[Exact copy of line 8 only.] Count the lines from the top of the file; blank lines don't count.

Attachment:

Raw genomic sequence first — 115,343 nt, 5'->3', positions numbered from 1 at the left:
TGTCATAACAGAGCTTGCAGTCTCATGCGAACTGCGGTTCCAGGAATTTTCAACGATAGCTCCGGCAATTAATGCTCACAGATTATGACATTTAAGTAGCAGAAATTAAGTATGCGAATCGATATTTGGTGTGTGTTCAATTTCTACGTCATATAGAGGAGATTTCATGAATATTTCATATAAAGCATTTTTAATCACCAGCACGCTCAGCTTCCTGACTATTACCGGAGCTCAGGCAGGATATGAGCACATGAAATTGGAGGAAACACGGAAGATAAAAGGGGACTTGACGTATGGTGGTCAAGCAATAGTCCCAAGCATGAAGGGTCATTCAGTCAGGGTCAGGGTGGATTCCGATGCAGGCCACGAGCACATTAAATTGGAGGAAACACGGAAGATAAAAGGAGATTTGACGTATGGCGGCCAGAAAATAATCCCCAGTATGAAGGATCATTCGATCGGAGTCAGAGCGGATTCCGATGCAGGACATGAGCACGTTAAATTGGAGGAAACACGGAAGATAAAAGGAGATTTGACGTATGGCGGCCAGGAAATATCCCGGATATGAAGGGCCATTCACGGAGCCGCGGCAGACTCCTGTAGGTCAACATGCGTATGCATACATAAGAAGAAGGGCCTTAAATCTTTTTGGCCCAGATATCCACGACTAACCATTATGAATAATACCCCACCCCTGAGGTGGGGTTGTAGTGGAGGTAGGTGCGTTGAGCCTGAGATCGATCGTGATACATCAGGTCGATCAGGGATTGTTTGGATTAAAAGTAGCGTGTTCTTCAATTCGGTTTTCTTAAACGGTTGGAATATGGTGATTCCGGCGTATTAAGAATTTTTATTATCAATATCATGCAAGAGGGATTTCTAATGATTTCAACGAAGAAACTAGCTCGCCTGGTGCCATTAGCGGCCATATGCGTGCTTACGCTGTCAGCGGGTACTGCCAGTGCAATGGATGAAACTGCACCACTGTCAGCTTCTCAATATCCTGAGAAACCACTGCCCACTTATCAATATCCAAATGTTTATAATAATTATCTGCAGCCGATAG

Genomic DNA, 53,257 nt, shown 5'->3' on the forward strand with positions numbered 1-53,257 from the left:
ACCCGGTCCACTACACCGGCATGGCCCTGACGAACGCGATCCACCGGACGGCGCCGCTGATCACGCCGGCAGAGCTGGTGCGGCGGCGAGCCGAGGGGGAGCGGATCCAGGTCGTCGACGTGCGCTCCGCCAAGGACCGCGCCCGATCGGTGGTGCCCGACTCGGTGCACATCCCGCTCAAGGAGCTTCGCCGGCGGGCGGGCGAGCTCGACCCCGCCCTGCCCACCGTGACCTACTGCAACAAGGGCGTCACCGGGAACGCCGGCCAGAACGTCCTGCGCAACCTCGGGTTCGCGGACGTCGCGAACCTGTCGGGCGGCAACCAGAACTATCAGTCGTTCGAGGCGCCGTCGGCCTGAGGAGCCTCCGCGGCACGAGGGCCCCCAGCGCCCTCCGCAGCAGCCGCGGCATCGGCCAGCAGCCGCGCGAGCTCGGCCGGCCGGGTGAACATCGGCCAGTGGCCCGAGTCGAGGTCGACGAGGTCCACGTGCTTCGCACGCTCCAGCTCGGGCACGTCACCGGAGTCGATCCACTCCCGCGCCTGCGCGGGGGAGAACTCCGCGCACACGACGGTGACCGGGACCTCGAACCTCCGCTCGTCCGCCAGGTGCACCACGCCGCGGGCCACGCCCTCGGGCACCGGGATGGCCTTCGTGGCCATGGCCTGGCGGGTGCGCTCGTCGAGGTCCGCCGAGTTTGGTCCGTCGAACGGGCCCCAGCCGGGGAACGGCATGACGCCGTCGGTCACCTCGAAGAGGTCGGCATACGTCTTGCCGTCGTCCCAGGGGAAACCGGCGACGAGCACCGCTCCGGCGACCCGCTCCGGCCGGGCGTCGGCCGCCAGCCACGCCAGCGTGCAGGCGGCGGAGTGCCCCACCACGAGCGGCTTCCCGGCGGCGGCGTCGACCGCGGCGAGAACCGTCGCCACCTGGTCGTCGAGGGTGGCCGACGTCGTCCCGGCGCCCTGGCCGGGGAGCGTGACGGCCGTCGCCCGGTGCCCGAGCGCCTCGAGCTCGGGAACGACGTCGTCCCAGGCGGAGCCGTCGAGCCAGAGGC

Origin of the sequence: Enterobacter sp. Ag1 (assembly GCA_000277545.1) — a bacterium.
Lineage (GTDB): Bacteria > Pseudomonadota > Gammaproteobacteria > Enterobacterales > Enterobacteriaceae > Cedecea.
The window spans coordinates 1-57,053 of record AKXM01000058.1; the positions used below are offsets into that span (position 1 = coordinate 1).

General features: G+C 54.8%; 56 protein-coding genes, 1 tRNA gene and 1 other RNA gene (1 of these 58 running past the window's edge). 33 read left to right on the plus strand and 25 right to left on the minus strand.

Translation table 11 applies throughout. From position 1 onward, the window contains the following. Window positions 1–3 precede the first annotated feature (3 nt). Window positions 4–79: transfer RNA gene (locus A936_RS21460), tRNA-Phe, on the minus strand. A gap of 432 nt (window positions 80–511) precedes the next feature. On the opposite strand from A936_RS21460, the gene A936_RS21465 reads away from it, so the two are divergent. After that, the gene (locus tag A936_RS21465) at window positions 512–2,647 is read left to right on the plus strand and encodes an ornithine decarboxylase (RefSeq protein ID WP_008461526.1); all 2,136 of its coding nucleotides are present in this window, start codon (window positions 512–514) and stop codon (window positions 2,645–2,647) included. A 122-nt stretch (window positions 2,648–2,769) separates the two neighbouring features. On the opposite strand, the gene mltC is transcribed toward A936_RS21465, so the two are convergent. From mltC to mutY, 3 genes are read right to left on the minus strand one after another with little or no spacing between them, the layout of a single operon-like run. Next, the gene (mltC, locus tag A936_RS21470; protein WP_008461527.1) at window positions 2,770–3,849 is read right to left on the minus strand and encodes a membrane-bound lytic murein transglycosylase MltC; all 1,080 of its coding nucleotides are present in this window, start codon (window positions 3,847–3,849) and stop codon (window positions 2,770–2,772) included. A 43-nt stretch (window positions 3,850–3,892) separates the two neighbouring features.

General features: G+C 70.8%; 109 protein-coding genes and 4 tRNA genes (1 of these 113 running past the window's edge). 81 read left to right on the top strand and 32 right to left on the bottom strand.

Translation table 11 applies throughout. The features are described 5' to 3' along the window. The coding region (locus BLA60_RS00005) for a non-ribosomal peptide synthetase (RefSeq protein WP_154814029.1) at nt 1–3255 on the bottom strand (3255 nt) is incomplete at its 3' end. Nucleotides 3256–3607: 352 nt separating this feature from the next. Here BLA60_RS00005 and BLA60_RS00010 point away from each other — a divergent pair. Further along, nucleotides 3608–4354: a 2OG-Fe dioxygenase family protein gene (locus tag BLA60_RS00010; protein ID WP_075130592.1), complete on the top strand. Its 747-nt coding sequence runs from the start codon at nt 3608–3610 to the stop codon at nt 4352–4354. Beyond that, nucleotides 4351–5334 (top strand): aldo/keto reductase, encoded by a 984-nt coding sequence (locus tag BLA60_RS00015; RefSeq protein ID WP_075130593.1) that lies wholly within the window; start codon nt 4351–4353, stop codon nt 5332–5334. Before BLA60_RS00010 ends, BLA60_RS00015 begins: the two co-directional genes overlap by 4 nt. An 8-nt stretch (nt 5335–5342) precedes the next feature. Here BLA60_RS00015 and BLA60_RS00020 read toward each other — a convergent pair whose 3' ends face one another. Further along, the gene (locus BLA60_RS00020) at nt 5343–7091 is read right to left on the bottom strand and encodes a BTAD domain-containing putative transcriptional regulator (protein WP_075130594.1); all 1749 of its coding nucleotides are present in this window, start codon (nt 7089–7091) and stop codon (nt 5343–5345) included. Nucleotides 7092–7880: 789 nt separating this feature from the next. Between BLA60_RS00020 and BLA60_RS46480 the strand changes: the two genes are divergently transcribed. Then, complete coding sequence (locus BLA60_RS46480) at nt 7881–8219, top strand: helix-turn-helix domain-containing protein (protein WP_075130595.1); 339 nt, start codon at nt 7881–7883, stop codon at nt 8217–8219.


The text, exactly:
General features: G+C 54.8%; 56 protein-coding genes, 1 tRNA gene and 1 other RNA gene (1 of these 58 running past the window's edge). 33 read left to right on the plus strand and 25 right to left on the minus strand.